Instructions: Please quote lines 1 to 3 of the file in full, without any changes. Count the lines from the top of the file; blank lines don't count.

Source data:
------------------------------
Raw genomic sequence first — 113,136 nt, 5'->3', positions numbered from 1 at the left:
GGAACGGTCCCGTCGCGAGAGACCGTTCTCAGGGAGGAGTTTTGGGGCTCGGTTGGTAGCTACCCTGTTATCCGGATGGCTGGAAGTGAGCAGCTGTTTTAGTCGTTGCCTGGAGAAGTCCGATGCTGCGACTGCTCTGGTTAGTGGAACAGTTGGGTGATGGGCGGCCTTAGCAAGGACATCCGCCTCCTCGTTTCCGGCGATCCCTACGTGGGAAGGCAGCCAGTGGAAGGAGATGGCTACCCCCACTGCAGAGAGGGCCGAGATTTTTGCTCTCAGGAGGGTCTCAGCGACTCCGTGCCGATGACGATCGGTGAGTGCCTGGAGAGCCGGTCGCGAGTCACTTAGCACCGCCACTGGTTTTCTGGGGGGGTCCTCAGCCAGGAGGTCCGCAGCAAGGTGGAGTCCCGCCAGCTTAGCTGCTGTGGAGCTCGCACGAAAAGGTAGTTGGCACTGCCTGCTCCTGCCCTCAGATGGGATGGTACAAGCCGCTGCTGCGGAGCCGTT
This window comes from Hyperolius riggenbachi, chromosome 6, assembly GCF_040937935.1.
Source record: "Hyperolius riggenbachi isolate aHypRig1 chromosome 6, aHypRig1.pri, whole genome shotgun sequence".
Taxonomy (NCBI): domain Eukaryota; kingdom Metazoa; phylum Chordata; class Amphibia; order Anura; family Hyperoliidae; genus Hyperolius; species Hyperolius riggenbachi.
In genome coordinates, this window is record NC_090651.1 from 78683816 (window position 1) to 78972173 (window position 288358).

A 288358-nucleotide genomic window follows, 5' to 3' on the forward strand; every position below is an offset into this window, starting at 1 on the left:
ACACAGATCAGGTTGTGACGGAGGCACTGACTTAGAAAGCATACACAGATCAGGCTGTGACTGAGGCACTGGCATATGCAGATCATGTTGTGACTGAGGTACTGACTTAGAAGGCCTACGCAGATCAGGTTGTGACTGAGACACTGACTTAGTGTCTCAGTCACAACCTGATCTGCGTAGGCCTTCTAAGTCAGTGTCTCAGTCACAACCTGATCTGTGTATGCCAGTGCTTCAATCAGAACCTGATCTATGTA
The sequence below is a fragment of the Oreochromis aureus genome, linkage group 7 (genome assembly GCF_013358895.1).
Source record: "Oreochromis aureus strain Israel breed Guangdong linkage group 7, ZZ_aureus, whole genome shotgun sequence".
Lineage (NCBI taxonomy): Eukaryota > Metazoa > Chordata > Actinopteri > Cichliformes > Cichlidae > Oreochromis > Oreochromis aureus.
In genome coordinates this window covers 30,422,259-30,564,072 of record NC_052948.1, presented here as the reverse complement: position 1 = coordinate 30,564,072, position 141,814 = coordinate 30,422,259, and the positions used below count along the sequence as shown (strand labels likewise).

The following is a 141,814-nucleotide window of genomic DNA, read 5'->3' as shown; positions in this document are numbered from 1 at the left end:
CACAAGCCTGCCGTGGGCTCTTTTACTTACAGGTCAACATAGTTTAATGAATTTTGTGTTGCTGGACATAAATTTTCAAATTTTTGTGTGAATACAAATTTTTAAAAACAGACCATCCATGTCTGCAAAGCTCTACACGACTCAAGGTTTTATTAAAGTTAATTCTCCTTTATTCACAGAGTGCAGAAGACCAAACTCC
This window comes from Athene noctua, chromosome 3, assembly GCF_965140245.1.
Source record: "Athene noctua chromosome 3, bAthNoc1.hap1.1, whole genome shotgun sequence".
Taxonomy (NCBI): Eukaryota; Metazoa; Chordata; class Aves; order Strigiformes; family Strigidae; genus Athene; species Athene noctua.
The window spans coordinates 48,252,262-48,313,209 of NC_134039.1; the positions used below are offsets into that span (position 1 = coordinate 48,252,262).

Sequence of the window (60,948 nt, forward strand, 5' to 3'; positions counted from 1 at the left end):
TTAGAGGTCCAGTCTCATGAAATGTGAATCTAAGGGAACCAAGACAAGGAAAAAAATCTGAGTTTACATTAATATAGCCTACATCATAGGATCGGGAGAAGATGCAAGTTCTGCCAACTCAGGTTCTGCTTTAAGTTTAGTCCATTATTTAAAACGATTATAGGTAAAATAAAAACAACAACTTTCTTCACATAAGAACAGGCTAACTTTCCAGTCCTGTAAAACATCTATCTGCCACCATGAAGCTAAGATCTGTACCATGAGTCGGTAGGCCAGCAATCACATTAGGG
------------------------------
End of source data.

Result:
Raw genomic sequence first — 113,136 nt, 5'->3', positions numbered from 1 at the left:
GGAACGGTCCCGTCGCGAGAGACCGTTCTCAGGGAGGAGTTTTGGGGCTCGGTTGGTAGCTACCCTGTTATCCGGATGGCTGGAAGTGAGCAGCTGTTTTAGTCGTTGCCTGGAGAAGTCCGATGCTGCGACTGCTCTGGTTAGTGGAACAGTTGGGTGATGGGCGGCCTTAGCAAGGACATCCGCCTCCTCGTTTCCGGCGATCCCTACGTGGGAAGGCAGCCAGTGGAAGGAGATGGCTACCCCCACTGCAGAGAGGGCCGAGATTTTTGCTCTCAGGAGGGTCTCAGCGACTCCGTGCCGATGACGATCGGTGAGTGCCTGGAGAGCCGGTCGCGAGTCACTTAGCACCGCCACTGGTTTTCTGGGGGGGTCCTCAGCCAGGAGGTCCGCAGCAAGGTGGAGTCCCGCCAGCTTAGCTGCTGTGGAGCTCGCACGAAAAGGTAGTTGGCACTGCCTGCTCCTGCCCTCAGATGGGATGGTACAAGCCGCTGCTGCGGAGCCGTT
This window comes from Hyperolius riggenbachi, chromosome 6, assembly GCF_040937935.1.